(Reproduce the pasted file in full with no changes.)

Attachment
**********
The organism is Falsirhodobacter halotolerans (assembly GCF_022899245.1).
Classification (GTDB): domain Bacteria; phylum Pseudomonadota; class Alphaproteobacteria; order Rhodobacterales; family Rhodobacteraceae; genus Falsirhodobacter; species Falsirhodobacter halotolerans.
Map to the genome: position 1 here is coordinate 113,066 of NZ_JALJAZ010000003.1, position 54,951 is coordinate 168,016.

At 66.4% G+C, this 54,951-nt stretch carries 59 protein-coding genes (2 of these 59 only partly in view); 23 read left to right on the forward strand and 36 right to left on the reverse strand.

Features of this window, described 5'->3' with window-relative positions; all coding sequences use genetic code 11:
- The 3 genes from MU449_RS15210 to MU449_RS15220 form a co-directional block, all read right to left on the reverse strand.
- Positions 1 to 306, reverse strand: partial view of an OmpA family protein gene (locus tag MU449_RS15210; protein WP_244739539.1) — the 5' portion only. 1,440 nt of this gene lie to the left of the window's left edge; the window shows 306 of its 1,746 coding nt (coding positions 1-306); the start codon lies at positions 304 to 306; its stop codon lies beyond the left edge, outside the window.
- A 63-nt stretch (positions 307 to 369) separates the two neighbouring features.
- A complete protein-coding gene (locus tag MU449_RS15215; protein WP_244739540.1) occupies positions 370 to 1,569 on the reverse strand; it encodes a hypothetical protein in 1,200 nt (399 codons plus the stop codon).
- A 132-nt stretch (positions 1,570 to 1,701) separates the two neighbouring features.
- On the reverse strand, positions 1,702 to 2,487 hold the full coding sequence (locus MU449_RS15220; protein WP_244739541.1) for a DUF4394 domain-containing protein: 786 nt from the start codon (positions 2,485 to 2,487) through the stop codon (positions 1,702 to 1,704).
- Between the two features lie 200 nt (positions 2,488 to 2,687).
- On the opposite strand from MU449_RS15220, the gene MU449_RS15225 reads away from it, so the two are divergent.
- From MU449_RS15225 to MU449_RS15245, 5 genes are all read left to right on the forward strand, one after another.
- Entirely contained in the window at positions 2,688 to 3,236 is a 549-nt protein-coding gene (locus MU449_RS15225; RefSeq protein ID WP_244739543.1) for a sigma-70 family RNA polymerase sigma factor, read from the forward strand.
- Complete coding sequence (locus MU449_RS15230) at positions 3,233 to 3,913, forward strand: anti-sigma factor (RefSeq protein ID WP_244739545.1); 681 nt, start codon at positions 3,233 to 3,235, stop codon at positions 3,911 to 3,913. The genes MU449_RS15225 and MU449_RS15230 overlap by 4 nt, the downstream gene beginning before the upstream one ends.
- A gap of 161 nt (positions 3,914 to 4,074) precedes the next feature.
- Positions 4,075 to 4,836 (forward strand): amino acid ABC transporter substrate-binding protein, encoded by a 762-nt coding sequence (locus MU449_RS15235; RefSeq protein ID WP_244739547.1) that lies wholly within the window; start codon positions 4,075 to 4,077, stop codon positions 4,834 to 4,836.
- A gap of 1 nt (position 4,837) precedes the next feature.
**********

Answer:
The organism is Falsirhodobacter halotolerans (assembly GCF_022899245.1).
Classification (GTDB): domain Bacteria; phylum Pseudomonadota; class Alphaproteobacteria; order Rhodobacterales; family Rhodobacteraceae; genus Falsirhodobacter; species Falsirhodobacter halotolerans.
Map to the genome: position 1 here is coordinate 113,066 of NZ_JALJAZ010000003.1, position 54,951 is coordinate 168,016.

At 66.4% G+C, this 54,951-nt stretch carries 59 protein-coding genes (2 of these 59 only partly in view); 23 read left to right on the forward strand and 36 right to left on the reverse strand.

Features of this window, described 5'->3' with window-relative positions; all coding sequences use genetic code 11:
- The 3 genes from MU449_RS15210 to MU449_RS15220 form a co-directional block, all read right to left on the reverse strand.
- Positions 1 to 306, reverse strand: partial view of an OmpA family protein gene (locus tag MU449_RS15210; protein WP_244739539.1) — the 5' portion only. 1,440 nt of this gene lie to the left of the window's left edge; the window shows 306 of its 1,746 coding nt (coding positions 1-306); the start codon lies at positions 304 to 306; its stop codon lies beyond the left edge, outside the window.
- A 63-nt stretch (positions 307 to 369) separates the two neighbouring features.
- A complete protein-coding gene (locus tag MU449_RS15215; protein WP_244739540.1) occupies positions 370 to 1,569 on the reverse strand; it encodes a hypothetical protein in 1,200 nt (399 codons plus the stop codon).
- A 132-nt stretch (positions 1,570 to 1,701) separates the two neighbouring features.
- On the reverse strand, positions 1,702 to 2,487 hold the full coding sequence (locus MU449_RS15220; protein WP_244739541.1) for a DUF4394 domain-containing protein: 786 nt from the start codon (positions 2,485 to 2,487) through the stop codon (positions 1,702 to 1,704).
- Between the two features lie 200 nt (positions 2,488 to 2,687).
- On the opposite strand from MU449_RS15220, the gene MU449_RS15225 reads away from it, so the two are divergent.
- From MU449_RS15225 to MU449_RS15245, 5 genes are all read left to right on the forward strand, one after another.
- Entirely contained in the window at positions 2,688 to 3,236 is a 549-nt protein-coding gene (locus MU449_RS15225; RefSeq protein ID WP_244739543.1) for a sigma-70 family RNA polymerase sigma factor, read from the forward strand.
- Complete coding sequence (locus MU449_RS15230) at positions 3,233 to 3,913, forward strand: anti-sigma factor (RefSeq protein ID WP_244739545.1); 681 nt, start codon at positions 3,233 to 3,235, stop codon at positions 3,911 to 3,913. The genes MU449_RS15225 and MU449_RS15230 overlap by 4 nt, the downstream gene beginning before the upstream one ends.
- A gap of 161 nt (positions 3,914 to 4,074) precedes the next feature.
- Positions 4,075 to 4,836 (forward strand): amino acid ABC transporter substrate-binding protein, encoded by a 762-nt coding sequence (locus MU449_RS15235; RefSeq protein ID WP_244739547.1) that lies wholly within the window; start codon positions 4,075 to 4,077, stop codon positions 4,834 to 4,836.
- A gap of 1 nt (position 4,837) precedes the next feature.